First, it asks you where you want to save the private key. The default is usually good, unless you want to change the name of the keyfile. If you want to put it somewhere custom, make sure you enter a full path and a filename (so no trailing slash). Then it asks you for your password, twice. Enter your strong password twice and you should be good. Finally, it generates the key and shows you some key information.

You just generated your own SSH key! Let’s now set up ssh-agent so you don’t have to type your password every time you log into a server.

Setting up ssh-agent

ssh-agent is a small program that holds private keys for as long as it runs. It helps you authenticate with servers which you are logging in to using public key authentication. On Ubuntu, ssh-agent runs by default and is nicely integrated into GNOME. This is not the case on many other systems, however.

So let’s start ssh-agent by running the following command (this has to be done as the user owning the SSH key):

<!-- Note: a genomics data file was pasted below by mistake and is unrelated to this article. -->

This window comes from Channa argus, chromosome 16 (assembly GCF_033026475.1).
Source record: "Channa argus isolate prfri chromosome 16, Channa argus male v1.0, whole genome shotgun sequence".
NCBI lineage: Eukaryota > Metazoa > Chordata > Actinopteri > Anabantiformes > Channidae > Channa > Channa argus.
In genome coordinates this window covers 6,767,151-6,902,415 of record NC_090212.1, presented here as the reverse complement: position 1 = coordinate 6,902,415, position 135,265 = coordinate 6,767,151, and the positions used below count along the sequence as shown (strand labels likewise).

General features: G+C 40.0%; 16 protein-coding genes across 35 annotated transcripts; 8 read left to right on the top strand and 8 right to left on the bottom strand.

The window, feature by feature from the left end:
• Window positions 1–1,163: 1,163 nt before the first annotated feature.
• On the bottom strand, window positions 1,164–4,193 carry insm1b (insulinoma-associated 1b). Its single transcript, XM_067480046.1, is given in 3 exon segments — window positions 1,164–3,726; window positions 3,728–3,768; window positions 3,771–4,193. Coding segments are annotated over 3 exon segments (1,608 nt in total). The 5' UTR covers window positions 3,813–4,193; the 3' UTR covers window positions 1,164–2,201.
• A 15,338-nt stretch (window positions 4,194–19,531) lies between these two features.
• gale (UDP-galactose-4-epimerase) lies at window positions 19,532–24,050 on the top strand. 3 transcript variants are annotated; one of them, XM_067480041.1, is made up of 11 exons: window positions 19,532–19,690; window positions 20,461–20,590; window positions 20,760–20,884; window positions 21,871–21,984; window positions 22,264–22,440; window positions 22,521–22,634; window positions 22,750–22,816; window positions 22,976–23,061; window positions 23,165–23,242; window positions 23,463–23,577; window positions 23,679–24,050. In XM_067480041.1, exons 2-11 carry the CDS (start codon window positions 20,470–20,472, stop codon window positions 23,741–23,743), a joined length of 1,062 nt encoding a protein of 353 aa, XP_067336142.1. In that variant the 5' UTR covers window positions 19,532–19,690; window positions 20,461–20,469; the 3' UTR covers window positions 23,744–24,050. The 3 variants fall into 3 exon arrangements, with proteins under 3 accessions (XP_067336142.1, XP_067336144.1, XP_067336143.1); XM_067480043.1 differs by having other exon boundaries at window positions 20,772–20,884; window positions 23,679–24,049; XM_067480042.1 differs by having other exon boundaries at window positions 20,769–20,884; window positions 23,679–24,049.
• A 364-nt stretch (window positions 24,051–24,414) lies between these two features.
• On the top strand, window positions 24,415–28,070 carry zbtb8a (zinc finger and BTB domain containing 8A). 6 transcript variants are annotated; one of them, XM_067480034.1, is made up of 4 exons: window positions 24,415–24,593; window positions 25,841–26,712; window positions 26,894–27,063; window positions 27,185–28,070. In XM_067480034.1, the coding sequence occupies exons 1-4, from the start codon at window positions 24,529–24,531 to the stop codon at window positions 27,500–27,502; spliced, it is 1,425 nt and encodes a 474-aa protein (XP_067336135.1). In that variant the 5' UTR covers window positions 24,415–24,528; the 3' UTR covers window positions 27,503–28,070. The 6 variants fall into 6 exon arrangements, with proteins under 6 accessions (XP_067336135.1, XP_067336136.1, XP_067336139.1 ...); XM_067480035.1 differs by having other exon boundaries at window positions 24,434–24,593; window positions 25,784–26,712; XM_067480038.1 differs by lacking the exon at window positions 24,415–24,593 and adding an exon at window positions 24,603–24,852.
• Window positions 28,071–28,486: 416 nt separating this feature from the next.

eval $(ssh-agent)

This will start ssh-agent as a background process and store the environment variables it outputs in your environment, by using eval. If we would not have used eval and just ran ‘ssh-agent’, the agent wouldn’t have been available but would have just output the commands you would have to run for the agent to work.

This is what it will output using eval (the pid number varies, of course):

mpkossen@ny:~$ eval $(ssh-agent)
Agent pid 579
mpkossen@ny:~$

So, now the agent is up and running, let’s add an SSH-key to it. For the default key, run:

ssh-add

Which will ask for your password and output:

mpkossen@ny:~$ ssh-add
Enter passphrase for /home/mpkossen/.ssh/id_rsa: